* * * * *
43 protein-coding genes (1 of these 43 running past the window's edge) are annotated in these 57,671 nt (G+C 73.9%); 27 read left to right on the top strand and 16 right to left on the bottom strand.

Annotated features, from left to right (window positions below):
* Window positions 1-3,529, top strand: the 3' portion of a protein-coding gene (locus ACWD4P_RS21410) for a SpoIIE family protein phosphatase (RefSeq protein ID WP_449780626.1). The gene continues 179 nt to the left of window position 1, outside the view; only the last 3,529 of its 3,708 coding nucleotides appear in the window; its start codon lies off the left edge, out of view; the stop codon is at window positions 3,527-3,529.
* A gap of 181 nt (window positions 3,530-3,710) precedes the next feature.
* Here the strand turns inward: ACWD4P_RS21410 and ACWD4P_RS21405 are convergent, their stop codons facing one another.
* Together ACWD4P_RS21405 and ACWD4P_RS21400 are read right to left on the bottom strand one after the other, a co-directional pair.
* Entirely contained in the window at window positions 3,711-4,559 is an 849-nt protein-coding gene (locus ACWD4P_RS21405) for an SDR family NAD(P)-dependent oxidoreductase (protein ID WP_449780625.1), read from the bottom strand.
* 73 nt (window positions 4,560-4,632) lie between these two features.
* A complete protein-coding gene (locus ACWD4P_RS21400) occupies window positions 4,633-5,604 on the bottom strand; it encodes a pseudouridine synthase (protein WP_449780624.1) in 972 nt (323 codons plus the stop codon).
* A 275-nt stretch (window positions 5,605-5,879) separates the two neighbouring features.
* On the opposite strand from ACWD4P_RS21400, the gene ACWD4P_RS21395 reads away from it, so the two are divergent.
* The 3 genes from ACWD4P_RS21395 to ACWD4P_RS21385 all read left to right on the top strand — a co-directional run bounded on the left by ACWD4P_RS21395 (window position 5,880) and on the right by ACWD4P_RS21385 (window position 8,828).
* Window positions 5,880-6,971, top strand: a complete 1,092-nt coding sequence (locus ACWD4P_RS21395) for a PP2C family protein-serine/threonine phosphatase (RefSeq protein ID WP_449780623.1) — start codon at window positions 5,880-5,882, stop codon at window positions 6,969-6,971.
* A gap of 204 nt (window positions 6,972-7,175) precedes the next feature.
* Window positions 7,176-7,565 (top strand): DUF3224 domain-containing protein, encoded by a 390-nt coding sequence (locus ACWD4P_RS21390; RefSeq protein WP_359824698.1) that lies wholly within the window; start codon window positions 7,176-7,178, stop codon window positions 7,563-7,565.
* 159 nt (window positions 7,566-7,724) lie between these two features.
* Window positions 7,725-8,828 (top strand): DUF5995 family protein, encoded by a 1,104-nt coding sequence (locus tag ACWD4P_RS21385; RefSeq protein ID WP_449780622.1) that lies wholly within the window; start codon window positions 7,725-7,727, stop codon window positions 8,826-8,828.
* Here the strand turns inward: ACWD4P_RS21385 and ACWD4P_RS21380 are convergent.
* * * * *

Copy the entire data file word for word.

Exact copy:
43 protein-coding genes (1 of these 43 running past the window's edge) are annotated in these 57,671 nt (G+C 73.9%); 27 read left to right on the top strand and 16 right to left on the bottom strand.

Annotated features, from left to right (window positions below):
* Window positions 1-3,529, top strand: the 3' portion of a protein-coding gene (locus ACWD4P_RS21410) for a SpoIIE family protein phosphatase (RefSeq protein ID WP_449780626.1). The gene continues 179 nt to the left of window position 1, outside the view; only the last 3,529 of its 3,708 coding nucleotides appear in the window; its start codon lies off the left edge, out of view; the stop codon is at window positions 3,527-3,529.
* A gap of 181 nt (window positions 3,530-3,710) precedes the next feature.
* Here the strand turns inward: ACWD4P_RS21410 and ACWD4P_RS21405 are convergent, their stop codons facing one another.
* Together ACWD4P_RS21405 and ACWD4P_RS21400 are read right to left on the bottom strand one after the other, a co-directional pair.
* Entirely contained in the window at window positions 3,711-4,559 is an 849-nt protein-coding gene (locus ACWD4P_RS21405) for an SDR family NAD(P)-dependent oxidoreductase (protein ID WP_449780625.1), read from the bottom strand.
* 73 nt (window positions 4,560-4,632) lie between these two features.
* A complete protein-coding gene (locus ACWD4P_RS21400) occupies window positions 4,633-5,604 on the bottom strand; it encodes a pseudouridine synthase (protein WP_449780624.1) in 972 nt (323 codons plus the stop codon).
* A 275-nt stretch (window positions 5,605-5,879) separates the two neighbouring features.
* On the opposite strand from ACWD4P_RS21400, the gene ACWD4P_RS21395 reads away from it, so the two are divergent.
* The 3 genes from ACWD4P_RS21395 to ACWD4P_RS21385 all read left to right on the top strand — a co-directional run bounded on the left by ACWD4P_RS21395 (window position 5,880) and on the right by ACWD4P_RS21385 (window position 8,828).
* Window positions 5,880-6,971, top strand: a complete 1,092-nt coding sequence (locus ACWD4P_RS21395) for a PP2C family protein-serine/threonine phosphatase (RefSeq protein ID WP_449780623.1) — start codon at window positions 5,880-5,882, stop codon at window positions 6,969-6,971.
* A gap of 204 nt (window positions 6,972-7,175) precedes the next feature.
* Window positions 7,176-7,565 (top strand): DUF3224 domain-containing protein, encoded by a 390-nt coding sequence (locus ACWD4P_RS21390; RefSeq protein WP_359824698.1) that lies wholly within the window; start codon window positions 7,176-7,178, stop codon window positions 7,563-7,565.
* 159 nt (window positions 7,566-7,724) lie between these two features.
* Window positions 7,725-8,828 (top strand): DUF5995 family protein, encoded by a 1,104-nt coding sequence (locus tag ACWD4P_RS21385; RefSeq protein ID WP_449780622.1) that lies wholly within the window; start codon window positions 7,725-7,727, stop codon window positions 8,826-8,828.
* Here the strand turns inward: ACWD4P_RS21385 and ACWD4P_RS21380 are convergent.